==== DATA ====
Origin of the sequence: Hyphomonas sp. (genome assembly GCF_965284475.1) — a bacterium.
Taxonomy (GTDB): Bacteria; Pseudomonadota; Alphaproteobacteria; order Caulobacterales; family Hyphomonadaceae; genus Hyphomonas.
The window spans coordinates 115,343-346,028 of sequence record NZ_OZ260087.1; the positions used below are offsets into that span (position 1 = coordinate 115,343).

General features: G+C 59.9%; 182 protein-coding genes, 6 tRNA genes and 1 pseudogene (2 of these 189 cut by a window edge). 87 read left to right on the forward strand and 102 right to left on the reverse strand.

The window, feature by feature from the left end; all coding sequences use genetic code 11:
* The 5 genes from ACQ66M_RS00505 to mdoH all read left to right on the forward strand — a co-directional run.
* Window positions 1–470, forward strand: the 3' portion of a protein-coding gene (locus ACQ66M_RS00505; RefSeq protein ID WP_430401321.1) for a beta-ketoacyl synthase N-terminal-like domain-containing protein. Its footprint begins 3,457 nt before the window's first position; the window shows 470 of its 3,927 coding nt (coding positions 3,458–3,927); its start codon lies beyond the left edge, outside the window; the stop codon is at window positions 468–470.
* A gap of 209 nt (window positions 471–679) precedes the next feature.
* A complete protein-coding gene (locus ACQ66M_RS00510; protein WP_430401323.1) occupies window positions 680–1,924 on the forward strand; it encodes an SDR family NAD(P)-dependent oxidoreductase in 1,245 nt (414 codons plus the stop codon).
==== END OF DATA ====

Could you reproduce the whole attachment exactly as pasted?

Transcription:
Origin of the sequence: Hyphomonas sp. (genome assembly GCF_965284475.1) — a bacterium.
Taxonomy (GTDB): Bacteria; Pseudomonadota; Alphaproteobacteria; order Caulobacterales; family Hyphomonadaceae; genus Hyphomonas.
The window spans coordinates 115,343-346,028 of sequence record NZ_OZ260087.1; the positions used below are offsets into that span (position 1 = coordinate 115,343).

General features: G+C 59.9%; 182 protein-coding genes, 6 tRNA genes and 1 pseudogene (2 of these 189 cut by a window edge). 87 read left to right on the forward strand and 102 right to left on the reverse strand.

The window, feature by feature from the left end; all coding sequences use genetic code 11:
* The 5 genes from ACQ66M_RS00505 to mdoH all read left to right on the forward strand — a co-directional run.
* Window positions 1–470, forward strand: the 3' portion of a protein-coding gene (locus ACQ66M_RS00505; RefSeq protein ID WP_430401321.1) for a beta-ketoacyl synthase N-terminal-like domain-containing protein. Its footprint begins 3,457 nt before the window's first position; the window shows 470 of its 3,927 coding nt (coding positions 3,458–3,927); its start codon lies beyond the left edge, outside the window; the stop codon is at window positions 468–470.
* A gap of 209 nt (window positions 471–679) precedes the next feature.
* A complete protein-coding gene (locus ACQ66M_RS00510; protein WP_430401323.1) occupies window positions 680–1,924 on the forward strand; it encodes an SDR family NAD(P)-dependent oxidoreductase in 1,245 nt (414 codons plus the stop codon).